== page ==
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SGA Becomes More Inclusive




Graduate students have the possibility to serve on Belmont’s Student Government Association, after the organization’s newest constitutional amendment.  

 

On March 14, SGA President Carter Barnett announced a bill that would allow for five graduate students to represent their peers.  

 

Graduate students from the colleges of law, business, education, music or nursing majors would have the opportunity to apply to the senate in the spring.  

 

If more than one student from each college applies for the same position, the senate would review their applications and decide who is the best fit for the position. 

 

Unlike undergraduate senators, graduate senators would be voted on by the senate, not the general student body.   

 

“I think it’s really important because these grad organizations and grad students from the grad schools can and do ask SGA for grant money,” said junior Olivia Patterson. “It would be great for them to be able to have representation to be able to voice more support for them because as undergrads, we don’t know much about the grad schools.”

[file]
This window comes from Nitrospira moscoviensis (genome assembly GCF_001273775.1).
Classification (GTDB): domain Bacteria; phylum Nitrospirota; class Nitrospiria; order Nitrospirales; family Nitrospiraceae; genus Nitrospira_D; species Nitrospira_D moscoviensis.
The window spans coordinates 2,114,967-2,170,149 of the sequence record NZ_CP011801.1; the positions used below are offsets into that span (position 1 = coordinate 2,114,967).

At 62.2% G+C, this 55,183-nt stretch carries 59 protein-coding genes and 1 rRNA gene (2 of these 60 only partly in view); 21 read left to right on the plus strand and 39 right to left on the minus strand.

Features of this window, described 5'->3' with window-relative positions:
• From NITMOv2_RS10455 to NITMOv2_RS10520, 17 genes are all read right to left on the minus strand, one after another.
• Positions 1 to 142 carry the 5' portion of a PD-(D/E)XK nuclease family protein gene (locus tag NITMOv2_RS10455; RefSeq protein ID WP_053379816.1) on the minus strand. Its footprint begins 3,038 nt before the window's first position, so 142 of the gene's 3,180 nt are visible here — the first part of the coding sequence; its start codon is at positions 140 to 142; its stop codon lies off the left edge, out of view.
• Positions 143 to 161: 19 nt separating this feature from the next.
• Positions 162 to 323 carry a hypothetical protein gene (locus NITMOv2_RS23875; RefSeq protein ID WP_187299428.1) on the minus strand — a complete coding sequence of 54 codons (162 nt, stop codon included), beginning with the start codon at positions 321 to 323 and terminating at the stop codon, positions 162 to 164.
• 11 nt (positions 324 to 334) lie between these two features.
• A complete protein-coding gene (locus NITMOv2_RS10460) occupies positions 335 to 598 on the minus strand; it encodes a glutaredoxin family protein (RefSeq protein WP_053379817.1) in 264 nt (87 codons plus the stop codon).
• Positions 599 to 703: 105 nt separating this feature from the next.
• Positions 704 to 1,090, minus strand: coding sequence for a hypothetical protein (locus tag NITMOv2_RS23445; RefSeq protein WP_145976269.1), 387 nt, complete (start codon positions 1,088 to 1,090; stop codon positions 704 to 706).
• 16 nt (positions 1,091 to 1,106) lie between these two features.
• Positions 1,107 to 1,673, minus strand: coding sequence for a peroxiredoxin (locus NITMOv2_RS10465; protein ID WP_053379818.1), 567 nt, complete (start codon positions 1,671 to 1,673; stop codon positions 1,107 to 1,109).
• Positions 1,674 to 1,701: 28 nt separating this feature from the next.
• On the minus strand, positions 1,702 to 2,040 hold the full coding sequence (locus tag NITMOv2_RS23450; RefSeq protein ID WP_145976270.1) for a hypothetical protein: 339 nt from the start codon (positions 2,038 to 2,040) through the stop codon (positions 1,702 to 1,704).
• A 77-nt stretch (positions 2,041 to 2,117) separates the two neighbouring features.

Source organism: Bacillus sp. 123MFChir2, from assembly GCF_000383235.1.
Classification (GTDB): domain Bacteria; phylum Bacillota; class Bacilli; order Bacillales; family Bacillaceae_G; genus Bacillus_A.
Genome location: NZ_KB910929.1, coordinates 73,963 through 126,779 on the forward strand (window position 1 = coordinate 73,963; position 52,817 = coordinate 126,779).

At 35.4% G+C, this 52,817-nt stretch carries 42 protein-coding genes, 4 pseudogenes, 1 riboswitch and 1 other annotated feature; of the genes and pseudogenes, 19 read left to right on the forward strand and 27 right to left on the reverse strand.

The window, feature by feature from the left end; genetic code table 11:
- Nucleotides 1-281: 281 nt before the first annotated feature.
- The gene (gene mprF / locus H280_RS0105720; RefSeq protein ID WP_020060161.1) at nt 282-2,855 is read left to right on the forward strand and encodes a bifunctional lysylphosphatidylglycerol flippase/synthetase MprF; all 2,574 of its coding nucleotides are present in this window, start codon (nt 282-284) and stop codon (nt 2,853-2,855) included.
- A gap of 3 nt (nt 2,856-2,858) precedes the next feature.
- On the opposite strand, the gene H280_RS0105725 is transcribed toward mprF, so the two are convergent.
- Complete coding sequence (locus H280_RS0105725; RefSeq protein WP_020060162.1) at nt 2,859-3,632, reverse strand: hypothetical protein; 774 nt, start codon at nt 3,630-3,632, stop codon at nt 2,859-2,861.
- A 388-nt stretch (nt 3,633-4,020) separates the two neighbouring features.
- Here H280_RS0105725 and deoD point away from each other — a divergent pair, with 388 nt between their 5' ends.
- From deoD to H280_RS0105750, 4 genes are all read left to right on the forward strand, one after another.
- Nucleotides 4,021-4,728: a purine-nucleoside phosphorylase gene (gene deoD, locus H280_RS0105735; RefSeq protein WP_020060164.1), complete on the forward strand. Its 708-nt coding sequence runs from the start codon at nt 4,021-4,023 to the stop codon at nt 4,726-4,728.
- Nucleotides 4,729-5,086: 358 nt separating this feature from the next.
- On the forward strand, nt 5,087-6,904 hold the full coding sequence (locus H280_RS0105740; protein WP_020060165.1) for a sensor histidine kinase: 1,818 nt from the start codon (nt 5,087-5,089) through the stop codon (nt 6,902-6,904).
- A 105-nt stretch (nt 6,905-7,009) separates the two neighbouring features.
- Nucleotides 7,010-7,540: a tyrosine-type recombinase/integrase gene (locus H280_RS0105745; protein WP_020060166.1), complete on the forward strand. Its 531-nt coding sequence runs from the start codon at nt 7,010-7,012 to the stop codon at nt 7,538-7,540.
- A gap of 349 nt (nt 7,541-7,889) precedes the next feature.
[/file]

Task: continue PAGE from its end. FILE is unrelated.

Currently, the senate is made up of 40 senators, 10 from each year.  

 

Although SGA’s constitution does not explicitly state graduate students cannot be on SGA, no specific processes have been put in place to give graduate students the space to run.  

 

The senate decided to amend the bill to make it a constitutional amendment, including a section in the constitution to allow graduate students to run for senate.  

 

The amendment passed unanimously.  

 

Additionally, SGA also decided to extend the campaigning period for presidential and vice-presidential candidates.  

 

Previously, candidates were prohibited from campaigning during election week.  

 

However, to increase voter turnout, SGA voted to allow candidates to campaign through election week.  

 

“I think it would make for a much more diverse election that could give people who are nominally outside of that sphere a more direct role in their representation,” said sophomore Frank Reed.  

 

The bill passed unanimously.  

 

Campaigning for 2024-25 presidential and vice-presidential candidates begins on March 18.


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This article was written by Anna Blubaugh

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